By Sadaf Parveen.
The poorest country in the Americas and one of the poorest in the world, Haiti has been hit by a powerful hurricane- Hurricane Matthew. It does not come as a surprise that Haiti has fallen victim to a natural disaster, the country has experienced numerous throughout history; for example, Hurricane Gustav, Hurricane Ike, the 2010 earthquake, and more. Even more worrying is the fact that Haiti had not yet fully recovered from the fatal 2010 earthquake (7.0 magnitude) when Hurricane Matthew hit and further sunk Haiti into disaster.
Hurricane Matthew began on September 28th, 2016 and extended all the way to October 10th, 2016. The hurricane was labeled as category 5. The following video by the The Weather Channel describes the effects of each hurricane category on the environment.
Hurricane Matthew started off in the Windward Islands forming a tropical wave. Then, after a few days of severe rain and wind, it was officially a hurricane moving into the Eastern Caribbean. When Matthew first hit Haiti’s southwestern peninsula it was about 145 mph. As it kept moving, it grew stronger and more deadly. When Matthew reached category 5, the wind’s strength was about 160 mph; it was full on effect and destroyed homes, roads, caused flooding, and brought evermore devastation to Haiti.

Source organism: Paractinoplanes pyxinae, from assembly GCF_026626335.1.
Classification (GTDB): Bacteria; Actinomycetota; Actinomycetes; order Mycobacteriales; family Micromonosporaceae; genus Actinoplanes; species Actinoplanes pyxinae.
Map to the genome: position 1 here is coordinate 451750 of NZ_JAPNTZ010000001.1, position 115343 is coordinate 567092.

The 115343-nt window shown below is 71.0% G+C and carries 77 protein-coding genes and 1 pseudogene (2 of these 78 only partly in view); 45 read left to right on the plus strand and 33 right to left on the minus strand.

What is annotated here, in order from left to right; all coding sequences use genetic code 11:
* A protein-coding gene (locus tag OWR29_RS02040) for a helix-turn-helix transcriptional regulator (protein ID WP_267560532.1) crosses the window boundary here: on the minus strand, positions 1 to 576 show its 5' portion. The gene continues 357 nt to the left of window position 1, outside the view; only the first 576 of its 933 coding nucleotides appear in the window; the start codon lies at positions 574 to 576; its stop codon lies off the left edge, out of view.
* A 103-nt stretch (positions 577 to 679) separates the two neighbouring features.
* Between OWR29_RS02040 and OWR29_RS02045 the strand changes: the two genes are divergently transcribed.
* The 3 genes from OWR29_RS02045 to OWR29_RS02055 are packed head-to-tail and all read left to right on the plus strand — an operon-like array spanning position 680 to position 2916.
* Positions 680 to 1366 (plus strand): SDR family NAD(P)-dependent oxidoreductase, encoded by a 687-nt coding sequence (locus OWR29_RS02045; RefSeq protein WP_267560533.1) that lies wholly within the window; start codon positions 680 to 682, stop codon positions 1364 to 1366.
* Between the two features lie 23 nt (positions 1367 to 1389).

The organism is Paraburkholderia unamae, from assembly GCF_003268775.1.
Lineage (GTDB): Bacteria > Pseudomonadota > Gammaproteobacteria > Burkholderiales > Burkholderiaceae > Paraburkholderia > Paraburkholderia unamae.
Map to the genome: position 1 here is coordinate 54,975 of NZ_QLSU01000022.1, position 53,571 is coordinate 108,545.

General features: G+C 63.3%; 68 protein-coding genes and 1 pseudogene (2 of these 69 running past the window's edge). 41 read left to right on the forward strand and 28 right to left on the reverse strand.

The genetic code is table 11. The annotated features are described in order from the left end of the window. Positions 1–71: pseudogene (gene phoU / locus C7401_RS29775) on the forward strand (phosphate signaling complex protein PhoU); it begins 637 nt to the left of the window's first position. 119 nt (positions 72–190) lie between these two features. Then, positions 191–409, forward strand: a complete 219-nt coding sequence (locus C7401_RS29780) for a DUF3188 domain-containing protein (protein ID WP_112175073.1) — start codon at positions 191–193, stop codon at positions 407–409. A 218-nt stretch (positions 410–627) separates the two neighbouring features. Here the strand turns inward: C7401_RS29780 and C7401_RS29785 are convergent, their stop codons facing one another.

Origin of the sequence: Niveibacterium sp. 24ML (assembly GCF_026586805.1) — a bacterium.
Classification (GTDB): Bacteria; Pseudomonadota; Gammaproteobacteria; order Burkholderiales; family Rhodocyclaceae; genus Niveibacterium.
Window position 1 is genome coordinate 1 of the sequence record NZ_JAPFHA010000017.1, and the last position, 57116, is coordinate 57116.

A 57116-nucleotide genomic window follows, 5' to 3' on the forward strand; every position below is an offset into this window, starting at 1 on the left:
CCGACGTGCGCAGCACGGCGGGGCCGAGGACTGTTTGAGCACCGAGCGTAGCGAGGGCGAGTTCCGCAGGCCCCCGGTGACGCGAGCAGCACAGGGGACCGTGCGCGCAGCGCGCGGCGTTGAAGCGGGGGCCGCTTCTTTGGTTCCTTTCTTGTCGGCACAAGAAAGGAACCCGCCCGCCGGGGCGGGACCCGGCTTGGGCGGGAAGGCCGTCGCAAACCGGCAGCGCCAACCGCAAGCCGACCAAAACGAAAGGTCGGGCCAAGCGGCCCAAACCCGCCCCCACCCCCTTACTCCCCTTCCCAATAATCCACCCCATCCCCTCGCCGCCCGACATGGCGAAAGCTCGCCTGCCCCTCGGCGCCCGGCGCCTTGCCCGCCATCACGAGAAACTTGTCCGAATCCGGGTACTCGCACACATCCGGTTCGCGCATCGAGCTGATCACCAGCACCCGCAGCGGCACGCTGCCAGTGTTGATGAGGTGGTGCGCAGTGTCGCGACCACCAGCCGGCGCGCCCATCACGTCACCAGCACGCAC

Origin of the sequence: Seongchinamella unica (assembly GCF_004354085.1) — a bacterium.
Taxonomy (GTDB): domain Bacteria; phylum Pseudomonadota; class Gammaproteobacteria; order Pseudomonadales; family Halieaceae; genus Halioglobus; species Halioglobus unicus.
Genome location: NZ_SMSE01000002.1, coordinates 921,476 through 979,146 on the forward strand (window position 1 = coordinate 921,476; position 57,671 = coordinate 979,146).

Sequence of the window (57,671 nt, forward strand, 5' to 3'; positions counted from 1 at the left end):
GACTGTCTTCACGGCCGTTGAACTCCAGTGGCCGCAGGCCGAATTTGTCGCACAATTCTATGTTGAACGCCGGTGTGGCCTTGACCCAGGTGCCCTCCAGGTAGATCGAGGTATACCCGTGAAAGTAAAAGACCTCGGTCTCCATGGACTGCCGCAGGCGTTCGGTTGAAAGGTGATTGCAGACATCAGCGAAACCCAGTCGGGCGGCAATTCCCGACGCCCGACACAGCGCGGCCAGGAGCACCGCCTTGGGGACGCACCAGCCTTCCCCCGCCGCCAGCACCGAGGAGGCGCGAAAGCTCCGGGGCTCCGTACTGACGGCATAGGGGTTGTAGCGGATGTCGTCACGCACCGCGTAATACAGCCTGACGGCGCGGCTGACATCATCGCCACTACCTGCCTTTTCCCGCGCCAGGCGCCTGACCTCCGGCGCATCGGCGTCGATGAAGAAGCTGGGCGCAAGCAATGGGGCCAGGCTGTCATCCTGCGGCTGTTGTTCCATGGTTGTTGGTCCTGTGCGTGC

Haiti is currently in tragedy. The death toll alone is of over 546 people according to the World Health Organization’s latest response. In addition to the death toll, 128 people are missing and unaccounted for as of now. Thousands of people have been left homeless, without clean water, and without the proper medical treatment. Due to the aftermath of Hurricane Matthew, the outbreak of cholera in Haiti may cause a bigger problem now as water sources have been contaminated and drinking from them has propagated the spread of cholera. Haitians are struggling to survive right now. According to the World Health Organization (WHO), Hurricane Matthew as of October 14th, 2016, has brought about 1116 suspected cases of cholera to Haiti, with the number expected to rise as time goes by and relief efforts try to solve the clean water crisis in the country. To make matters worse, 34 out of 212 Cholera Treatment Centers (CTC) were destroyed by the hurricane. According to the U.N., about 1.4 million people in Haiti need humanitarian assistance. The U.N. Health agency has requested $9 million from donors in order to help Haiti get back on its feet. Those of us who do not have millions of dollars to help out with can contribute in smaller sums through donations.
Here is a list of organizations that we can use to help Haiti: